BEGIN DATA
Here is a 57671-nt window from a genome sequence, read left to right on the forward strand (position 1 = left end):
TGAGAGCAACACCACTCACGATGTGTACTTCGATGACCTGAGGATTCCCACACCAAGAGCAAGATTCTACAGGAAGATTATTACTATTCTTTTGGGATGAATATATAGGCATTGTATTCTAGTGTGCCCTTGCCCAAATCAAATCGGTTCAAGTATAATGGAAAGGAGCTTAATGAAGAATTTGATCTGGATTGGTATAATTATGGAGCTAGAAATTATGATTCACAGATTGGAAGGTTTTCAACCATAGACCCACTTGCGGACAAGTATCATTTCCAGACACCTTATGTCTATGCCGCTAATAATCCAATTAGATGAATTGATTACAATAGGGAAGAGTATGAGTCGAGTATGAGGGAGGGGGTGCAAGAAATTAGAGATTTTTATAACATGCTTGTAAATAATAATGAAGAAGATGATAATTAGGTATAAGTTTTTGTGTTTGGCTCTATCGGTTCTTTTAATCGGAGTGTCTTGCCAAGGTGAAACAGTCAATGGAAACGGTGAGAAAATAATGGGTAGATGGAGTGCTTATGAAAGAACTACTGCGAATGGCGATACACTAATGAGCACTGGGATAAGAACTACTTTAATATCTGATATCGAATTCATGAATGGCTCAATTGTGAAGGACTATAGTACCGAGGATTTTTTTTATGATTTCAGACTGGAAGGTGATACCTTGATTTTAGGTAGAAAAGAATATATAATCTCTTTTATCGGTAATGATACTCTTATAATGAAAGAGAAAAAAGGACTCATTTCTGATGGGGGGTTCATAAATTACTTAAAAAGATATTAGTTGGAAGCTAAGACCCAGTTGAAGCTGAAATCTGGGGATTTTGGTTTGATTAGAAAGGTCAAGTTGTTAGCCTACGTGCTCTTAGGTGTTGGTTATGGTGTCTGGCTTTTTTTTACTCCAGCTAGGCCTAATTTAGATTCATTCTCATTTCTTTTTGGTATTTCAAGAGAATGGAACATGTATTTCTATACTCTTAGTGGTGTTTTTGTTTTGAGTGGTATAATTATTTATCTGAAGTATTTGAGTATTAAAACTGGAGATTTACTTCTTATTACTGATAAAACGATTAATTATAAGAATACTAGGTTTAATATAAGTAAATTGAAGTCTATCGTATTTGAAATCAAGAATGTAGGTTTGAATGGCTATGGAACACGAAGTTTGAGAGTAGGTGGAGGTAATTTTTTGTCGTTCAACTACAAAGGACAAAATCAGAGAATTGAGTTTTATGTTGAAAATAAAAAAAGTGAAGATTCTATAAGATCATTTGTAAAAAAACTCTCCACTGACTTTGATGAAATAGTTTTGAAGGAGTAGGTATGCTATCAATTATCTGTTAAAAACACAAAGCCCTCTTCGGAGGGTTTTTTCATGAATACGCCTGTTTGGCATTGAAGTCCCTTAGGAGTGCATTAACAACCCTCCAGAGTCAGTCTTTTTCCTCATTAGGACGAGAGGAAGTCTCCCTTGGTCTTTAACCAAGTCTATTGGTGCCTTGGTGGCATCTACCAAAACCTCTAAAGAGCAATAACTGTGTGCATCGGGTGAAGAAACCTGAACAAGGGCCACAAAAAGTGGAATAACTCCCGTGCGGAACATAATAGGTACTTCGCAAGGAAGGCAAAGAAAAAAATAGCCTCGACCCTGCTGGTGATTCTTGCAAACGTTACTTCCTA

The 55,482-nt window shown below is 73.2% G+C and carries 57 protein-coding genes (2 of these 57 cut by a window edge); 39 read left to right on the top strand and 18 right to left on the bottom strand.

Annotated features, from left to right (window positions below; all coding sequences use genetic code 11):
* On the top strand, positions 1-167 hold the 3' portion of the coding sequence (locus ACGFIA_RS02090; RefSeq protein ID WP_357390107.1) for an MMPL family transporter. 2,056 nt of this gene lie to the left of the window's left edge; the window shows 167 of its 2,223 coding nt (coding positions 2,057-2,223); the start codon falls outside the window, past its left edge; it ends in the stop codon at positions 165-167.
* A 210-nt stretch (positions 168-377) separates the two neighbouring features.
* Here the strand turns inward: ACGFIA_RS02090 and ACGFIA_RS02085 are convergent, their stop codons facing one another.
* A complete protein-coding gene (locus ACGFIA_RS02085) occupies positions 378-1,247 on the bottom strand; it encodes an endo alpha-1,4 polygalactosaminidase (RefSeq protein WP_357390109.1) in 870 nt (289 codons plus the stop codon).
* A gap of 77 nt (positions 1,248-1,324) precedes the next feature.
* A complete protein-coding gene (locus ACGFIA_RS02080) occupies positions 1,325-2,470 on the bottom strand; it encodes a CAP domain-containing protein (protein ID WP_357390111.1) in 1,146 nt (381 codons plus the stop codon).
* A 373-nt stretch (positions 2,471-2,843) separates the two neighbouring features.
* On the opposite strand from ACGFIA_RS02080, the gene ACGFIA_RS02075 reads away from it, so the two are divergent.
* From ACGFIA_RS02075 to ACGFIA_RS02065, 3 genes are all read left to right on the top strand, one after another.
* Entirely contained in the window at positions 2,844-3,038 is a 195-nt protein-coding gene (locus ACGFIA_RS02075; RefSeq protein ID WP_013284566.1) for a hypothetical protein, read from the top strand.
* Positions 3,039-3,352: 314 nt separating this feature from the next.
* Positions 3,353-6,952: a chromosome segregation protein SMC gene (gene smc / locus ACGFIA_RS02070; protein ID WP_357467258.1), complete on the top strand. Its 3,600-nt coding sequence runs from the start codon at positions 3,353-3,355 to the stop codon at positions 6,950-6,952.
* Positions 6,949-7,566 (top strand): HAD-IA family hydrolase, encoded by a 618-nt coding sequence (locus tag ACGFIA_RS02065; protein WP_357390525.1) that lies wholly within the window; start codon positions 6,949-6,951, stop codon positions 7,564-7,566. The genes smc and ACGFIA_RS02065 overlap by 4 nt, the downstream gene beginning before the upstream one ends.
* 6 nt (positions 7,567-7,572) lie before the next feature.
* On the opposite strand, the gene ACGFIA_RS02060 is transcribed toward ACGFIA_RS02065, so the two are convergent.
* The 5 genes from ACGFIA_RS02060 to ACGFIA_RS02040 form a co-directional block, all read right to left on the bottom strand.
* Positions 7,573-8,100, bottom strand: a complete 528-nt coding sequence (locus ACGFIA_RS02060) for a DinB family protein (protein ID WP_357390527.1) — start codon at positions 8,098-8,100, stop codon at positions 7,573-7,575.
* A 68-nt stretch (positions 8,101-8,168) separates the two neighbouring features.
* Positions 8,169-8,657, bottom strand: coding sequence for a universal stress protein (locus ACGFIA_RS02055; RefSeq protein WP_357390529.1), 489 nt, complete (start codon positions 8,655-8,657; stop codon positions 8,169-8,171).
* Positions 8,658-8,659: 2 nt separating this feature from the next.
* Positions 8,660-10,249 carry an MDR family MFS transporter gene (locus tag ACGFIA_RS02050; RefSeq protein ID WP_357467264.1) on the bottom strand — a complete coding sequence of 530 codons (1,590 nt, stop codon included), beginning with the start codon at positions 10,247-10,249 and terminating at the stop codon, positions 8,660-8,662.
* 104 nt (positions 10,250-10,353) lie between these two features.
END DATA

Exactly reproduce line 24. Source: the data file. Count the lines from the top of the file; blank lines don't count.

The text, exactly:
* Positions 8,658-8,659: 2 nt separating this feature from the next.